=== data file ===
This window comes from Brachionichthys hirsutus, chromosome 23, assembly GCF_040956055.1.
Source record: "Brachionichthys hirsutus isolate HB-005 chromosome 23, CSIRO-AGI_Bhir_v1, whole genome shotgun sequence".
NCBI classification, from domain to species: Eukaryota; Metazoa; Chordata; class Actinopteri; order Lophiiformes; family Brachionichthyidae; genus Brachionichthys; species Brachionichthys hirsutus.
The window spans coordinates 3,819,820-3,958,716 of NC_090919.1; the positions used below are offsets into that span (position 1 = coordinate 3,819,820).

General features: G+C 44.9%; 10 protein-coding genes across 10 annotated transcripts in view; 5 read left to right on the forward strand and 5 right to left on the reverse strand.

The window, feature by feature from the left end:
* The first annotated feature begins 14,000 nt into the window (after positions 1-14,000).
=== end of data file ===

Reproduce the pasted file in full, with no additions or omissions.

This window comes from Brachionichthys hirsutus, chromosome 23, assembly GCF_040956055.1.
Source record: "Brachionichthys hirsutus isolate HB-005 chromosome 23, CSIRO-AGI_Bhir_v1, whole genome shotgun sequence".
NCBI classification, from domain to species: Eukaryota; Metazoa; Chordata; class Actinopteri; order Lophiiformes; family Brachionichthyidae; genus Brachionichthys; species Brachionichthys hirsutus.
The window spans coordinates 3,819,820-3,958,716 of NC_090919.1; the positions used below are offsets into that span (position 1 = coordinate 3,819,820).

General features: G+C 44.9%; 10 protein-coding genes across 10 annotated transcripts in view; 5 read left to right on the forward strand and 5 right to left on the reverse strand.

The window, feature by feature from the left end:
* The first annotated feature begins 14,000 nt into the window (after positions 1-14,000).